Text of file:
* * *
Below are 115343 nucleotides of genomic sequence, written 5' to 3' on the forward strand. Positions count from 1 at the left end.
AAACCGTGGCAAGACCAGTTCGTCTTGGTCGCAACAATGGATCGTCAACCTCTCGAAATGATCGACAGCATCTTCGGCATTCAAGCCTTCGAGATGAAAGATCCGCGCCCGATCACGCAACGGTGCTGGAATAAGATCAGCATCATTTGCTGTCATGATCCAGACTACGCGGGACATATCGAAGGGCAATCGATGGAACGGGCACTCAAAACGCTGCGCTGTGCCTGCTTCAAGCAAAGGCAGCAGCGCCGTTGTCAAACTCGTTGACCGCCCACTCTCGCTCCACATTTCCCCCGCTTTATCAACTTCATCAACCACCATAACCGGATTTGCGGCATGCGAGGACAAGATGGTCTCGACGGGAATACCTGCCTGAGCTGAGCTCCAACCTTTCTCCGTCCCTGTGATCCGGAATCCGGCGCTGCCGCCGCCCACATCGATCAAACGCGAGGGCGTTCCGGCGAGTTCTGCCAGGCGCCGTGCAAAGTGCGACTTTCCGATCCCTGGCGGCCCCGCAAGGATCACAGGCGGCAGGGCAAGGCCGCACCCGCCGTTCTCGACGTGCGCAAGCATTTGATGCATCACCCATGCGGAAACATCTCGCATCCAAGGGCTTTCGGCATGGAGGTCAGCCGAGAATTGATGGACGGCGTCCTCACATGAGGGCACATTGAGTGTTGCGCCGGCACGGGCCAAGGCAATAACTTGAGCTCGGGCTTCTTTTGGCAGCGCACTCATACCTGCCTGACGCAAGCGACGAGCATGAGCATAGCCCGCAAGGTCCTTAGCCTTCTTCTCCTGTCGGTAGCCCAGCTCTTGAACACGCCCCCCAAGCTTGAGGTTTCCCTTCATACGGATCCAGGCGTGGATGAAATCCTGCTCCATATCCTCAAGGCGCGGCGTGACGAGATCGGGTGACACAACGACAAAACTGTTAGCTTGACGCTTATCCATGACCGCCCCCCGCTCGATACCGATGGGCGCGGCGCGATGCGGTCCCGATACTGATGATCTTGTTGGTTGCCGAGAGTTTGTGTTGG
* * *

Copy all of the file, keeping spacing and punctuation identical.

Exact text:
Below are 115343 nucleotides of genomic sequence, written 5' to 3' on the forward strand. Positions count from 1 at the left end.
AAACCGTGGCAAGACCAGTTCGTCTTGGTCGCAACAATGGATCGTCAACCTCTCGAAATGATCGACAGCATCTTCGGCATTCAAGCCTTCGAGATGAAAGATCCGCGCCCGATCACGCAACGGTGCTGGAATAAGATCAGCATCATTTGCTGTCATGATCCAGACTACGCGGGACATATCGAAGGGCAATCGATGGAACGGGCACTCAAAACGCTGCGCTGTGCCTGCTTCAAGCAAAGGCAGCAGCGCCGTTGTCAAACTCGTTGACCGCCCACTCTCGCTCCACATTTCCCCCGCTTTATCAACTTCATCAACCACCATAACCGGATTTGCGGCATGCGAGGACAAGATGGTCTCGACGGGAATACCTGCCTGAGCTGAGCTCCAACCTTTCTCCGTCCCTGTGATCCGGAATCCGGCGCTGCCGCCGCCCACATCGATCAAACGCGAGGGCGTTCCGGCGAGTTCTGCCAGGCGCCGTGCAAAGTGCGACTTTCCGATCCCTGGCGGCCCCGCAAGGATCACAGGCGGCAGGGCAAGGCCGCACCCGCCGTTCTCGACGTGCGCAAGCATTTGATGCATCACCCATGCGGAAACATCTCGCATCCAAGGGCTTTCGGCATGGAGGTCAGCCGAGAATTGATGGACGGCGTCCTCACATGAGGGCACATTGAGTGTTGCGCCGGCACGGGCCAAGGCAATAACTTGAGCTCGGGCTTCTTTTGGCAGCGCACTCATACCTGCCTGACGCAAGCGACGAGCATGAGCATAGCCCGCAAGGTCCTTAGCCTTCTTCTCCTGTCGGTAGCCCAGCTCTTGAACACGCCCCCCAAGCTTGAGGTTTCCCTTCATACGGATCCAGGCGTGGATGAAATCCTGCTCCATATCCTCAAGGCGCGGCGTGACGAGATCGGGTGACACAACGACAAAACTGTTAGCTTGACGCTTATCCATGACCGCCCCCCGCTCGATACCGATGGGCGCGGCGCGATGCGGTCCCGATACTGATGATCTTGTTGGTTGCCGAGAGTTTGTGTTGG